- Yeah, I think so. And oftentimes if the tumor is adherent to the ependyma I'll use the technique where I call it the touch and go, where I just sorta touch the bipolar just to weaken the tissue, so you can vacuum it gently and just take off that superficial surface off of the ependyma layer. Kind of like when you're doing an ependymoma that's adherent to the floor of the fourth ventricle where you just micro sectioning that layer of tumor cells off of the floor.

- Yeah, it's like the bipolar morselizes the tumor. And I put a bipolar in a higher sort of voltage to be able to be more aggressive with a tumor. And that the difference between what the tumor responds to the bipolar and morselization is very much clear for a tumor versus anything in the pretumoral area. So really their reaction of the tumor to the bipolar is such a good like navigation technique for you to be able to additionally remove the tumor, especially in the ventricles. And it's such a soft way and non traumatic or a traumatic way to remove the tumor. Use the bipolar, morselize the tumor between your tips and then use this suction to evacuate it and just repeat that continuously. And it really works well on tumors that are somewhat a little bit firm and somewhat gelatinous.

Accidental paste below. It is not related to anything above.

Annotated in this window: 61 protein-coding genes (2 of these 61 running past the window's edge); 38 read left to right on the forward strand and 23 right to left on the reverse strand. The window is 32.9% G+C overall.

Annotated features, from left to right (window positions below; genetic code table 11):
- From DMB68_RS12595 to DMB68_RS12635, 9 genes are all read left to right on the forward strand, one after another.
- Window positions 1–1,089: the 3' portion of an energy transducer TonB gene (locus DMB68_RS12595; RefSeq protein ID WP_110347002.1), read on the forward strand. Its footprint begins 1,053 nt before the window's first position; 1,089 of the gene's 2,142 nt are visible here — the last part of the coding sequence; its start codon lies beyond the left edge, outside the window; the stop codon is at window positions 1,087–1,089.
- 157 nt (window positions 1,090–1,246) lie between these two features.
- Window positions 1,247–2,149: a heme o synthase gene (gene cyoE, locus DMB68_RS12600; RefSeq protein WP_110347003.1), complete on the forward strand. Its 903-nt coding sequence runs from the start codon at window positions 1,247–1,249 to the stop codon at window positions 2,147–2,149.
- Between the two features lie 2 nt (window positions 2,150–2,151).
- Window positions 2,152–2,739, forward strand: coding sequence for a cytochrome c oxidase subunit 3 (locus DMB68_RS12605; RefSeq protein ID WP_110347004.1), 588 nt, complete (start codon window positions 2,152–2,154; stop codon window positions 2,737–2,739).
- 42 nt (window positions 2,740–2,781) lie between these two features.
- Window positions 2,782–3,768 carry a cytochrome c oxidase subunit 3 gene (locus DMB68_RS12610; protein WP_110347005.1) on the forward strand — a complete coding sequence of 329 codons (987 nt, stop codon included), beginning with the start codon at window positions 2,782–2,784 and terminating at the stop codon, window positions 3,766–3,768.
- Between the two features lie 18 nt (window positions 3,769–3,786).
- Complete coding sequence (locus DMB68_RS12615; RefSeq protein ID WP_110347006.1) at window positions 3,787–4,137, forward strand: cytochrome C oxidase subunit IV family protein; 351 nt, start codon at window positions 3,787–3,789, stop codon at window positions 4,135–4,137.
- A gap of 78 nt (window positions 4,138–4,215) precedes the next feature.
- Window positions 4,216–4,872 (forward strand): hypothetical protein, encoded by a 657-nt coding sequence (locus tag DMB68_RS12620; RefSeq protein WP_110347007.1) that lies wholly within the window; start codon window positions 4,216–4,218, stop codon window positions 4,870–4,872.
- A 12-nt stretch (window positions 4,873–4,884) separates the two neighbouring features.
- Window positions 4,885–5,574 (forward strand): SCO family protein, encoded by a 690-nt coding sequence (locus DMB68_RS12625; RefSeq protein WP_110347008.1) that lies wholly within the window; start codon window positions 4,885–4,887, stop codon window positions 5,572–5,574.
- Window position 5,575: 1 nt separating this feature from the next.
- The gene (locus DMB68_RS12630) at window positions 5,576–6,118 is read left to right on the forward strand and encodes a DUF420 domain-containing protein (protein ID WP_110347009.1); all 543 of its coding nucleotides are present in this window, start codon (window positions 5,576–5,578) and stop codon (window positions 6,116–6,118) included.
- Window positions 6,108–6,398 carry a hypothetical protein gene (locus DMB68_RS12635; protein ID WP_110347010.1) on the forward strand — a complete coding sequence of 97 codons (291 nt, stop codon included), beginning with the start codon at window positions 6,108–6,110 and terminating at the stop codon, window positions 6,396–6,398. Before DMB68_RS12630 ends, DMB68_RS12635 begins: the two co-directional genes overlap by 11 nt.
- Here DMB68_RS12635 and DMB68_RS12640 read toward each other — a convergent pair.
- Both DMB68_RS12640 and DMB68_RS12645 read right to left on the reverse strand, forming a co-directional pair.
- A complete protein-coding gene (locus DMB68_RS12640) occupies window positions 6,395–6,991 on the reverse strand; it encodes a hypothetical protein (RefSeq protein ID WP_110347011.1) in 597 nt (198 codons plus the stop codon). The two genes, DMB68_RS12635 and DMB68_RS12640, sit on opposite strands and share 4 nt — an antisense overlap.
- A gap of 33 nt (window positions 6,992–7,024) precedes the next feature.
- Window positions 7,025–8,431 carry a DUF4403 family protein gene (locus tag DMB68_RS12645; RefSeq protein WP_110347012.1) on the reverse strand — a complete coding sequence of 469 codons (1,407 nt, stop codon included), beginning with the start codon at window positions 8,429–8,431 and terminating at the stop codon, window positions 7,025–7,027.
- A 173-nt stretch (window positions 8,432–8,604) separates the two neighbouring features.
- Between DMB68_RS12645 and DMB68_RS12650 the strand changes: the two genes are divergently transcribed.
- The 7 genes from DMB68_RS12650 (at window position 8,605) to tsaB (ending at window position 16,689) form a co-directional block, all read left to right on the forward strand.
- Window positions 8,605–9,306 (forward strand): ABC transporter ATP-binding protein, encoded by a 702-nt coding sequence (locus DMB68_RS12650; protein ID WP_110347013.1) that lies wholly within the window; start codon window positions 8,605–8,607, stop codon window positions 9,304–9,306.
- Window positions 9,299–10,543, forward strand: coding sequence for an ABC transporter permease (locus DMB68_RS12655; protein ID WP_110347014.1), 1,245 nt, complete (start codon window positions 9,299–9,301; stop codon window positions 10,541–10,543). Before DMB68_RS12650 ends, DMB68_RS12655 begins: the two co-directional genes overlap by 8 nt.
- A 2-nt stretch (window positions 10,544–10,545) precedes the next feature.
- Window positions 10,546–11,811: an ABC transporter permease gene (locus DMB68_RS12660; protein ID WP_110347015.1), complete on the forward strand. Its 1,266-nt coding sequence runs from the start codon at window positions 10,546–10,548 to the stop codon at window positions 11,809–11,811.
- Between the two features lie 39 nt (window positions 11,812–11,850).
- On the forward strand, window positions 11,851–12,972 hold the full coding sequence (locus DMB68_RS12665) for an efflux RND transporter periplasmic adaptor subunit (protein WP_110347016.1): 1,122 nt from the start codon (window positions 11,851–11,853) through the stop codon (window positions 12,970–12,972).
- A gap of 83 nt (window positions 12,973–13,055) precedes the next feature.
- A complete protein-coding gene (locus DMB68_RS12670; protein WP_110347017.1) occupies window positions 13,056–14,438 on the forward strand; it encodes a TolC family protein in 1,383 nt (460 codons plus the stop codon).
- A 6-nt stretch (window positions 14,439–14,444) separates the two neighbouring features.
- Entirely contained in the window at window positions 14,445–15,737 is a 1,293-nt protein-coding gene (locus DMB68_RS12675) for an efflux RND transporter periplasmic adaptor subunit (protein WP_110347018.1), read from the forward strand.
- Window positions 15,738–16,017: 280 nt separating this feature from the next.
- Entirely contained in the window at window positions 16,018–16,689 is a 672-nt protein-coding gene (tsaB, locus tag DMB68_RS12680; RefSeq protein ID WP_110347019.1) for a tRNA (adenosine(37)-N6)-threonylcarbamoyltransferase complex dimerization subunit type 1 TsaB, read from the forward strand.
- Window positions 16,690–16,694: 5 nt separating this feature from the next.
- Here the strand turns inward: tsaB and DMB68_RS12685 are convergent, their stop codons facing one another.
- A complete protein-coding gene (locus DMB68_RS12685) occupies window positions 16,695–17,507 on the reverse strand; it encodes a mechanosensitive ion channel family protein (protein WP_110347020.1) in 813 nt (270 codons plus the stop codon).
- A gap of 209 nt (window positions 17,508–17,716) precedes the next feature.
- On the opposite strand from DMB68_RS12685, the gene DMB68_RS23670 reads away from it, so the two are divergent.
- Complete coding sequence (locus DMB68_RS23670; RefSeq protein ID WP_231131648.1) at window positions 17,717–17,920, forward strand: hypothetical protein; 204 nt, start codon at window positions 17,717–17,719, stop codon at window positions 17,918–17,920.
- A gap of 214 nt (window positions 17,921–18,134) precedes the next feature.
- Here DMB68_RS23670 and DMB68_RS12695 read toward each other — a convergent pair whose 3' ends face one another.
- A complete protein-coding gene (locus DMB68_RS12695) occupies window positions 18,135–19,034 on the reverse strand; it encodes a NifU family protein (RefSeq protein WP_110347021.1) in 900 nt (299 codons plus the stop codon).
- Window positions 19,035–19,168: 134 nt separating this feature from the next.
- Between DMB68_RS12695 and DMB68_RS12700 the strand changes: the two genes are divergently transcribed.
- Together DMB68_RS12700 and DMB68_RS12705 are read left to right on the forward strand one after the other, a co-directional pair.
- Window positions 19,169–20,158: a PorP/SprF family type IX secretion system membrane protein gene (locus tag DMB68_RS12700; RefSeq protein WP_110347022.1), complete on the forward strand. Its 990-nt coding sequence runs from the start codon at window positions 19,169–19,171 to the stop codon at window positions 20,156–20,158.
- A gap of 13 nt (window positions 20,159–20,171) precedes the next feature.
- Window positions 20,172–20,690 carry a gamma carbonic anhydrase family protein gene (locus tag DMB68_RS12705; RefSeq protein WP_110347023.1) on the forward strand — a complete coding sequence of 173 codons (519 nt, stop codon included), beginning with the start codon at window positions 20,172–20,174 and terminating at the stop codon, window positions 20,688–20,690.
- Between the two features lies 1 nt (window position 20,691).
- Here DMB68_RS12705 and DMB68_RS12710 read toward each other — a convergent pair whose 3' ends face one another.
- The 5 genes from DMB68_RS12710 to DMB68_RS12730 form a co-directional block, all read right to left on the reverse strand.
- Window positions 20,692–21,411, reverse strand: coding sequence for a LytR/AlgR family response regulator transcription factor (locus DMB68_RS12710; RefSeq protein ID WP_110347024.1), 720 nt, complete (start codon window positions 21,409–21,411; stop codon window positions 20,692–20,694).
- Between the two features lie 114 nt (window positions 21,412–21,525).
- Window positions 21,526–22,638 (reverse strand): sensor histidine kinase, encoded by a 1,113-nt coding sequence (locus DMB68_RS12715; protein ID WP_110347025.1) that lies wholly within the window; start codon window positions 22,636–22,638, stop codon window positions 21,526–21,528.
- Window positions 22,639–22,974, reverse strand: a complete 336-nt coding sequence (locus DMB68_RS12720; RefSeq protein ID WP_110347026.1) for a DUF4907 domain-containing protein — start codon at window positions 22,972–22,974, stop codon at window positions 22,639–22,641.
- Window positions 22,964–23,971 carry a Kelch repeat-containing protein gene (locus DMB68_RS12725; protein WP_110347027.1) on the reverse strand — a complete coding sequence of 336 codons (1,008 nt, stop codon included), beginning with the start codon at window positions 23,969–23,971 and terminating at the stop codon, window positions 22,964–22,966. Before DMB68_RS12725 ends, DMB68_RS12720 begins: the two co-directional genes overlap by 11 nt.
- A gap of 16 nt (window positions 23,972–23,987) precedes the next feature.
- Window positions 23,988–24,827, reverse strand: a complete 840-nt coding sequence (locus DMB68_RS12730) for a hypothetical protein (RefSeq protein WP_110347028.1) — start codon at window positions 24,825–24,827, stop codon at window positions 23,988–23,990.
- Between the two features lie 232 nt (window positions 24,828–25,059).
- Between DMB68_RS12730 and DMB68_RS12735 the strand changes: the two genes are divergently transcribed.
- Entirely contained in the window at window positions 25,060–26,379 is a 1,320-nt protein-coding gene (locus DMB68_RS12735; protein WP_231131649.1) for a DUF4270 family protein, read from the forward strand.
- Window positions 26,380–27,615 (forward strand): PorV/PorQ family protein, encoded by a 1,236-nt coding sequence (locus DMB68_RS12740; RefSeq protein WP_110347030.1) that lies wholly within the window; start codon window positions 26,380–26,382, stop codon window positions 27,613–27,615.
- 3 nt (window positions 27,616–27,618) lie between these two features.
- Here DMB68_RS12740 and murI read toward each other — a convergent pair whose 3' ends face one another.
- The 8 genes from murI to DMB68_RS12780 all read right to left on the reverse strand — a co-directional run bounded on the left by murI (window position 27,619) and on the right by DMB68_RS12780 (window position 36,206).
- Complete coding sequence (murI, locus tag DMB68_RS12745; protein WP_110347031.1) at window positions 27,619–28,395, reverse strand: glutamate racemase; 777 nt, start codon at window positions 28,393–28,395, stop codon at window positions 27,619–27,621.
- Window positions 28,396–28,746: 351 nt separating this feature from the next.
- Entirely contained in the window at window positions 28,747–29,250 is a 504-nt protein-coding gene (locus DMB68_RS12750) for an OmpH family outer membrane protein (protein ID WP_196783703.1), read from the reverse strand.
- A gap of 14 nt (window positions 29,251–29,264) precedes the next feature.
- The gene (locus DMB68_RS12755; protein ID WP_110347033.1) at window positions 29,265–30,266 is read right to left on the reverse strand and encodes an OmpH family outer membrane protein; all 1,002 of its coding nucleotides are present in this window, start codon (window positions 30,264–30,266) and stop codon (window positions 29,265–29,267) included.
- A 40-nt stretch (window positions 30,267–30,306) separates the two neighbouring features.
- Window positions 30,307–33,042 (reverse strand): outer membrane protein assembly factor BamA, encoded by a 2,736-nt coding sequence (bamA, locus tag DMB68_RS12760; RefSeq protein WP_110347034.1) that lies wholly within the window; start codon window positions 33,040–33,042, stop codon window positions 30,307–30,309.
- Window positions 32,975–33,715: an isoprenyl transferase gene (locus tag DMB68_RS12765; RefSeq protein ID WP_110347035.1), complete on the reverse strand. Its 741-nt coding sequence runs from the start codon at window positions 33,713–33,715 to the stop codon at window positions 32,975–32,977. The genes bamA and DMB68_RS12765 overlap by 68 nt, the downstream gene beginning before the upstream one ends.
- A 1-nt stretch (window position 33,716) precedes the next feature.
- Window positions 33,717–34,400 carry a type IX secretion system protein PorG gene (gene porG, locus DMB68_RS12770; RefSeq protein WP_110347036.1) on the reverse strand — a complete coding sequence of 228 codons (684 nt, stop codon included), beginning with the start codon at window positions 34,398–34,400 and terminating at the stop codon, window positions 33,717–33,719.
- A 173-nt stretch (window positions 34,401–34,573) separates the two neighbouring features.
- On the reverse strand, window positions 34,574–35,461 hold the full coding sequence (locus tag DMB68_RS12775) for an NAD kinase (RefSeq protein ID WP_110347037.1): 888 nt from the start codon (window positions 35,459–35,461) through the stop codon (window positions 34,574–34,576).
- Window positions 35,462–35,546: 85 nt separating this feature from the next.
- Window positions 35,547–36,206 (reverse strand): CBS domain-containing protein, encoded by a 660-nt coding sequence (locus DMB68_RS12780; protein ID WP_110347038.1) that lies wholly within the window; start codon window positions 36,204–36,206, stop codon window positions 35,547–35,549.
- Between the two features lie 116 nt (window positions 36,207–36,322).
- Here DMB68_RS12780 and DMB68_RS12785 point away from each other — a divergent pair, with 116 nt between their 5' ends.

- Okay, great points. Great points, Aaron.

- Thank you.